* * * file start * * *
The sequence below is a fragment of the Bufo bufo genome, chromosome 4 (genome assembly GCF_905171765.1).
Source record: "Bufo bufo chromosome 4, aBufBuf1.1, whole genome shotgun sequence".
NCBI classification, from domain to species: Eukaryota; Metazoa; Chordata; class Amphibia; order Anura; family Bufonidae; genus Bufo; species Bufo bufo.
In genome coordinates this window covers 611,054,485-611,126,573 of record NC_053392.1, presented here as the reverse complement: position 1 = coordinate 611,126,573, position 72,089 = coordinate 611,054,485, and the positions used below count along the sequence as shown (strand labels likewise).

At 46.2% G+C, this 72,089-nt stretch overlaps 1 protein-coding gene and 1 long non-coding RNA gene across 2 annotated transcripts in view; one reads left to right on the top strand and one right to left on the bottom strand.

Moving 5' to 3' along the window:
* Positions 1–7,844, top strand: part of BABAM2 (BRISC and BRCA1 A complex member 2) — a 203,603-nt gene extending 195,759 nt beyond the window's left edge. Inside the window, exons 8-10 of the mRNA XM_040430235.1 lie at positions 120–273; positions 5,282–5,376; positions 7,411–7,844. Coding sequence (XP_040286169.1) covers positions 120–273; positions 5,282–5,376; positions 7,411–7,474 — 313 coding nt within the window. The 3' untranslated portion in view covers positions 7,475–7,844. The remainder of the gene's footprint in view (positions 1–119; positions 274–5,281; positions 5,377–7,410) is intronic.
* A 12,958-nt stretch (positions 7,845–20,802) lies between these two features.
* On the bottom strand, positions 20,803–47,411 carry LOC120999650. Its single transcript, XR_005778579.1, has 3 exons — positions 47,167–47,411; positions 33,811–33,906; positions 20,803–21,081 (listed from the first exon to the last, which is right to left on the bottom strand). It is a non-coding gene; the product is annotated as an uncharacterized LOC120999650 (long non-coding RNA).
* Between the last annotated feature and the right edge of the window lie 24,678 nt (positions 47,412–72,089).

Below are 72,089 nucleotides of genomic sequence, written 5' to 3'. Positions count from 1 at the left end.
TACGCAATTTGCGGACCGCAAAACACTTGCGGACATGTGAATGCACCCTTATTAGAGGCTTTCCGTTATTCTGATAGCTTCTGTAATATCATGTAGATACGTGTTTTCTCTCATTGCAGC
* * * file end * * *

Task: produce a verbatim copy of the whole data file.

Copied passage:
The sequence below is a fragment of the Bufo bufo genome, chromosome 4 (genome assembly GCF_905171765.1).
Source record: "Bufo bufo chromosome 4, aBufBuf1.1, whole genome shotgun sequence".
NCBI classification, from domain to species: Eukaryota; Metazoa; Chordata; class Amphibia; order Anura; family Bufonidae; genus Bufo; species Bufo bufo.
In genome coordinates this window covers 611,054,485-611,126,573 of record NC_053392.1, presented here as the reverse complement: position 1 = coordinate 611,126,573, position 72,089 = coordinate 611,054,485, and the positions used below count along the sequence as shown (strand labels likewise).

At 46.2% G+C, this 72,089-nt stretch overlaps 1 protein-coding gene and 1 long non-coding RNA gene across 2 annotated transcripts in view; one reads left to right on the top strand and one right to left on the bottom strand.

Moving 5' to 3' along the window:
* Positions 1–7,844, top strand: part of BABAM2 (BRISC and BRCA1 A complex member 2) — a 203,603-nt gene extending 195,759 nt beyond the window's left edge. Inside the window, exons 8-10 of the mRNA XM_040430235.1 lie at positions 120–273; positions 5,282–5,376; positions 7,411–7,844. Coding sequence (XP_040286169.1) covers positions 120–273; positions 5,282–5,376; positions 7,411–7,474 — 313 coding nt within the window. The 3' untranslated portion in view covers positions 7,475–7,844. The remainder of the gene's footprint in view (positions 1–119; positions 274–5,281; positions 5,377–7,410) is intronic.
* A 12,958-nt stretch (positions 7,845–20,802) lies between these two features.
* On the bottom strand, positions 20,803–47,411 carry LOC120999650. Its single transcript, XR_005778579.1, has 3 exons — positions 47,167–47,411; positions 33,811–33,906; positions 20,803–21,081 (listed from the first exon to the last, which is right to left on the bottom strand). It is a non-coding gene; the product is annotated as an uncharacterized LOC120999650 (long non-coding RNA).
* Between the last annotated feature and the right edge of the window lie 24,678 nt (positions 47,412–72,089).

Below are 72,089 nucleotides of genomic sequence, written 5' to 3'. Positions count from 1 at the left end.
TACGCAATTTGCGGACCGCAAAACACTTGCGGACATGTGAATGCACCCTTATTAGAGGCTTTCCGTTATTCTGATAGCTTCTGTAATATCATGTAGATACGTGTTTTCTCTCATTGCAGC